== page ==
Much has been said about Coach Wooden and his Pyramid of Success. But just like the success of the UCLA basketball program did not come overnight, neither was this Pyramid created overnight. When you think of the UCLA basketball team, you think of the ten championships won between 1964 and 1975, But it was sixteen years between the time UCLA first hired him as the basketball coach in 1948 and the first national championship team in 1964. It took much effort and change on the part of Coach Wooden; the pyramid of success is a reflection of what it took to achieve success. And while Coach Wooden adapted the play of his teams over his career and he listened to his players, he never changed the core values that were the foundation of his coaching and his life. This core values are identified in the pyramid.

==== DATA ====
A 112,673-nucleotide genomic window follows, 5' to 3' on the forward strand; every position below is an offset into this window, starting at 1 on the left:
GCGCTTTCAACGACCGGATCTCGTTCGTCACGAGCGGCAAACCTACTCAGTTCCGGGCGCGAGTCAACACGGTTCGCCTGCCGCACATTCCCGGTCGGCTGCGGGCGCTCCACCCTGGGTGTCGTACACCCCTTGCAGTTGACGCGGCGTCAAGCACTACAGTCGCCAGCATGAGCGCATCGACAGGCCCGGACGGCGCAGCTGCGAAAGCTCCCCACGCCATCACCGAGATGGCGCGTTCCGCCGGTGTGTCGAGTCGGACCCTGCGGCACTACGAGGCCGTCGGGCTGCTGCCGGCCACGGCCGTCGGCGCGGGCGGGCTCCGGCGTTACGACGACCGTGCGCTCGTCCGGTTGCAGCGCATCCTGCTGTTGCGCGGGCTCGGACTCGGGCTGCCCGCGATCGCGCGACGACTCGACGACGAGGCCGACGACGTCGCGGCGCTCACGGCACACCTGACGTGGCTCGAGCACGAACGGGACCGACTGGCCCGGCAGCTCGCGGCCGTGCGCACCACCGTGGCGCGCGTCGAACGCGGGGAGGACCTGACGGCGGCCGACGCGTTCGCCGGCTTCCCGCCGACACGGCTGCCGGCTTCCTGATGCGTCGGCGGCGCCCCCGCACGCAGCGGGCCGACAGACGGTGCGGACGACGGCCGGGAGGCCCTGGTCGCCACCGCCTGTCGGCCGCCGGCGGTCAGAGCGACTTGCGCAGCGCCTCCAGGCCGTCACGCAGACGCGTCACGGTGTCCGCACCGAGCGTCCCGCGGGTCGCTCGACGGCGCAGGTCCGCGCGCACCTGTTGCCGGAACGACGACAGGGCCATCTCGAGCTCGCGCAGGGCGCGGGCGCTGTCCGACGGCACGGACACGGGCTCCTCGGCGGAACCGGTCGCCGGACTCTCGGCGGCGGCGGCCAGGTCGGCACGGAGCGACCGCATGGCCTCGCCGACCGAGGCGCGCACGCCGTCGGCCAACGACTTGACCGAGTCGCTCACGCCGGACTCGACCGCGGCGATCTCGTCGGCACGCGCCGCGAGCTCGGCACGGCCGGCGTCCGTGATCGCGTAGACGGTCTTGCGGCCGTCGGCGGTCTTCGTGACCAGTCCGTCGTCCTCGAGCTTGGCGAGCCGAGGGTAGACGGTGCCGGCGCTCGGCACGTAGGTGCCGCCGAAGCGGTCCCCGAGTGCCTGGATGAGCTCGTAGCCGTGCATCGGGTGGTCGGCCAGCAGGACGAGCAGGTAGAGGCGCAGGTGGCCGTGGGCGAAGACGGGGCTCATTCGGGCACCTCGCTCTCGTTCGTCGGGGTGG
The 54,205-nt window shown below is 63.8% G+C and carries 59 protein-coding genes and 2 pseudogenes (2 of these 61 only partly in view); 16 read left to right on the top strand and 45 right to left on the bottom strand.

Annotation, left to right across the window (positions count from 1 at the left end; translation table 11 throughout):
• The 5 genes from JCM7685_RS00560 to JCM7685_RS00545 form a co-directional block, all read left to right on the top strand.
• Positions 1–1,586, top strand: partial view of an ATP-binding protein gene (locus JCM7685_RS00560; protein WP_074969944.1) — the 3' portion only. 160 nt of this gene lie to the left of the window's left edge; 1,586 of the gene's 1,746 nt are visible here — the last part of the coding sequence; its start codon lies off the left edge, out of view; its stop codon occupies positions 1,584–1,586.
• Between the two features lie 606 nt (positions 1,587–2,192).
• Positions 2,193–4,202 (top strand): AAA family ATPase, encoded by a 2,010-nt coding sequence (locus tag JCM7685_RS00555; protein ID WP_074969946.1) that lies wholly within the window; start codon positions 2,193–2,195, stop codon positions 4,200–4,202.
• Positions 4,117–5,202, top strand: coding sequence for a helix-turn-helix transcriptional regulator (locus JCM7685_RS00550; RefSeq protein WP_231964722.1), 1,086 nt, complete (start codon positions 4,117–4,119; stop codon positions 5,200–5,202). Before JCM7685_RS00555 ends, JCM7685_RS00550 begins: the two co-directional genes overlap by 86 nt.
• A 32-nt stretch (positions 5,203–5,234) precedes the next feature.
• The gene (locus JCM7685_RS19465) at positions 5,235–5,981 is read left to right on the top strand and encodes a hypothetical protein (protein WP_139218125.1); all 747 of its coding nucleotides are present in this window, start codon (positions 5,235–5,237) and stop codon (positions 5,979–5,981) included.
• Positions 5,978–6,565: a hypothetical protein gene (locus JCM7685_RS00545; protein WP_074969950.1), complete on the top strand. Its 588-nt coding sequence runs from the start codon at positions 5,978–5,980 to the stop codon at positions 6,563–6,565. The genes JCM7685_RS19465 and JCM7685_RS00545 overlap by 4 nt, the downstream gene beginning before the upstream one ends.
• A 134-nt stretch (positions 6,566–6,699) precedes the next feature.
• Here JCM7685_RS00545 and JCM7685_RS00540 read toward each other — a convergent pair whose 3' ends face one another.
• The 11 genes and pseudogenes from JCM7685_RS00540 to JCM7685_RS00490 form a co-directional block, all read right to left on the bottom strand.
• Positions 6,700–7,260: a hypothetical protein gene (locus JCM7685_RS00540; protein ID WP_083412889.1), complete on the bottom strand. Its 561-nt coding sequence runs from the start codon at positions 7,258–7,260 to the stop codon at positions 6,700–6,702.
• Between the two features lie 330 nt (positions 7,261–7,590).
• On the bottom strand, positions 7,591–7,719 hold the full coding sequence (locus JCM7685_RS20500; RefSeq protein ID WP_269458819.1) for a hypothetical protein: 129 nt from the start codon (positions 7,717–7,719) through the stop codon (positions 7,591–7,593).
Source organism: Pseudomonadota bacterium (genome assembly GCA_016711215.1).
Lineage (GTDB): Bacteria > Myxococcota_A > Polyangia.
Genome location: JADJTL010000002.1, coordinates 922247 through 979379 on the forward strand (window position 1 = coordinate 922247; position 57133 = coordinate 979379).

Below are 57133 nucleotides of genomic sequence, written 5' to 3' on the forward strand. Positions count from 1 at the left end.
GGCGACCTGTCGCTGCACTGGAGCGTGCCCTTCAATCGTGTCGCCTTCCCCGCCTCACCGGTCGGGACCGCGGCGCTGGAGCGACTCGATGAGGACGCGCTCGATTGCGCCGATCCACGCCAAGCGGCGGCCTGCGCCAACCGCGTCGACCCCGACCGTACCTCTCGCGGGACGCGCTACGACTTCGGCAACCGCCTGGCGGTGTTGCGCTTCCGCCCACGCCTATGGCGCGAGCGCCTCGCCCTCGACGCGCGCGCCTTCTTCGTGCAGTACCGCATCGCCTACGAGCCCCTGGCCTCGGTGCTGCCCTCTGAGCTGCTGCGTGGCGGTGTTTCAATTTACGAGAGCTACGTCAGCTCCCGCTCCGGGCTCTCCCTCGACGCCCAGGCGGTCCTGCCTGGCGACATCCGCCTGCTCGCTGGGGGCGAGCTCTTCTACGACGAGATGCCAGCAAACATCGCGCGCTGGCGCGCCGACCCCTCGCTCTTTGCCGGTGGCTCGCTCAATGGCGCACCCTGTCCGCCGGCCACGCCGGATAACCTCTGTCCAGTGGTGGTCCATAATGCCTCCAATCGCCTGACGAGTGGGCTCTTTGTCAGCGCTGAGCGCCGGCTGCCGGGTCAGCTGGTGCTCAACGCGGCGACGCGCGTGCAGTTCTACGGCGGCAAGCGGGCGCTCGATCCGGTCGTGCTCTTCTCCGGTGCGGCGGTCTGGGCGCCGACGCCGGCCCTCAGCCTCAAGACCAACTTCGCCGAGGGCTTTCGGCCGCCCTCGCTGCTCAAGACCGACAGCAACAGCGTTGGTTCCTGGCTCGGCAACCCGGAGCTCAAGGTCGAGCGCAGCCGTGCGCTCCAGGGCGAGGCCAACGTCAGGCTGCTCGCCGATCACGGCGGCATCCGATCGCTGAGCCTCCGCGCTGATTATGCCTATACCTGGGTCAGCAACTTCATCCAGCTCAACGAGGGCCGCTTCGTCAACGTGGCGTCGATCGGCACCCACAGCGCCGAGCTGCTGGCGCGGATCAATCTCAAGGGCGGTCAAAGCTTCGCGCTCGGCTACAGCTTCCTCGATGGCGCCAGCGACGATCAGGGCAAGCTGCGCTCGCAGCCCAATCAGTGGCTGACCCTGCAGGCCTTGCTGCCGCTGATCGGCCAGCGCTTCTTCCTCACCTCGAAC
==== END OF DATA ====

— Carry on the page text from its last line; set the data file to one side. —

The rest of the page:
And if you asked any of his players, be they star or role-player, they will tell you that they thought this “pyramid of success” idea and Coach Wooden’s philosophy was a bunch of nonsense or corny at best. But each player will also tell you it wasn’t until later that they understood what he was teaching them. As Bill Walton said, “he didn’t teach us the answers; he taught us how to find the answers.” In a world where success is demanded immediately, true success takes time.